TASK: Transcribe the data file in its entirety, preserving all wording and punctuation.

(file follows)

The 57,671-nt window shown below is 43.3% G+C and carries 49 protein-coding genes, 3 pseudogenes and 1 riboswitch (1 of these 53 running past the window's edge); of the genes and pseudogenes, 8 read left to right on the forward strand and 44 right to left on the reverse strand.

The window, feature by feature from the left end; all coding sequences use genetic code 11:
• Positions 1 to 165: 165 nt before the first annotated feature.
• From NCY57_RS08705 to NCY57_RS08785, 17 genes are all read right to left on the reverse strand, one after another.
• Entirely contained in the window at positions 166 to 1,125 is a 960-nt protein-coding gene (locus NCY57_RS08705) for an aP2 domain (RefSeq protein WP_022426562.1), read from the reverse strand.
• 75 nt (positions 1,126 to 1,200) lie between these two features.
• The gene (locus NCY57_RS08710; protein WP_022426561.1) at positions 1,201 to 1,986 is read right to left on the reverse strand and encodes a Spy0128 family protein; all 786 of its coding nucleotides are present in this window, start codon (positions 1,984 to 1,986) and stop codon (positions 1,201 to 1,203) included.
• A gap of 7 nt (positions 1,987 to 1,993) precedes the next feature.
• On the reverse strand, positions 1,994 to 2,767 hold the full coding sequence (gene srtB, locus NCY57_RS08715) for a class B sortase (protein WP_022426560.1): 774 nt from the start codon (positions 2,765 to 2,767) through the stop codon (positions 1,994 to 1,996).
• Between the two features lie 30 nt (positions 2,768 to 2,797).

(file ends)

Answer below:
The 57,671-nt window shown below is 43.3% G+C and carries 49 protein-coding genes, 3 pseudogenes and 1 riboswitch (1 of these 53 running past the window's edge); of the genes and pseudogenes, 8 read left to right on the forward strand and 44 right to left on the reverse strand.

The window, feature by feature from the left end; all coding sequences use genetic code 11:
• Positions 1 to 165: 165 nt before the first annotated feature.
• From NCY57_RS08705 to NCY57_RS08785, 17 genes are all read right to left on the reverse strand, one after another.
• Entirely contained in the window at positions 166 to 1,125 is a 960-nt protein-coding gene (locus NCY57_RS08705) for an aP2 domain (RefSeq protein WP_022426562.1), read from the reverse strand.
• 75 nt (positions 1,126 to 1,200) lie between these two features.
• The gene (locus NCY57_RS08710; protein WP_022426561.1) at positions 1,201 to 1,986 is read right to left on the reverse strand and encodes a Spy0128 family protein; all 786 of its coding nucleotides are present in this window, start codon (positions 1,984 to 1,986) and stop codon (positions 1,201 to 1,203) included.
• A gap of 7 nt (positions 1,987 to 1,993) precedes the next feature.
• On the reverse strand, positions 1,994 to 2,767 hold the full coding sequence (gene srtB, locus NCY57_RS08715) for a class B sortase (protein WP_022426560.1): 774 nt from the start codon (positions 2,765 to 2,767) through the stop codon (positions 1,994 to 1,996).
• Between the two features lie 30 nt (positions 2,768 to 2,797).